She delights in her grandchildren. She can talk to them for hours. But then they ask about their grandfather and her words dry up. 'Tell us about Avo Chico, please.' 'Not now,' she says. 'Some other time. He loved music. He was strict with the children, very strict. No more questions now, don't you know I'm old? Old people need to sleep early.’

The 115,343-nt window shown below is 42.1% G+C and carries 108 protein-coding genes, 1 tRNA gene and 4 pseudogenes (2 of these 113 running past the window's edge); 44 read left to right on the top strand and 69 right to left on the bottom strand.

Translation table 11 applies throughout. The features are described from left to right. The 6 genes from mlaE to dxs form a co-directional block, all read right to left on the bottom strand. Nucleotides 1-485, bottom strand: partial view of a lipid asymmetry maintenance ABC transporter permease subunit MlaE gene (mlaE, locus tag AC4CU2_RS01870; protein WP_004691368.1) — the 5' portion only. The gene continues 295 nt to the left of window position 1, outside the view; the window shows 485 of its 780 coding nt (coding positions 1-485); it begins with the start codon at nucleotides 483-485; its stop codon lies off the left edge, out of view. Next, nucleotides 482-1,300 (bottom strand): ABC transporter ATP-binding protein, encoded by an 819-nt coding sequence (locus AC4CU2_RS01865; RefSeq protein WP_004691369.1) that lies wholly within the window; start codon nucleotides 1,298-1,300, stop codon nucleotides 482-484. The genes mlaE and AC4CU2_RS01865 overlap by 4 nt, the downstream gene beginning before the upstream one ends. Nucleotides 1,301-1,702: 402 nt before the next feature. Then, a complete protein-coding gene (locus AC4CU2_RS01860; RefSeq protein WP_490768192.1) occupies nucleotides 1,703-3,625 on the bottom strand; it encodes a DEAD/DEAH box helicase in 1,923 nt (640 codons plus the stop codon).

The life of my mother, Filomena Borges, born in 1909, is legendary among people whose lives she touched and transformed, and among those who witnessed her graceful acceptance of her destiny and her quiet resolve to rise above it. Novices who were trained to be priests at the Rachol Seminary, near Raia, used to pause in prayer, distracted by her inner grace. She was a woman of rare substance, who drew strength from ancient traditions and family and was yet an independent spirit. She triumphed, and yet nothing was ever a personal victory.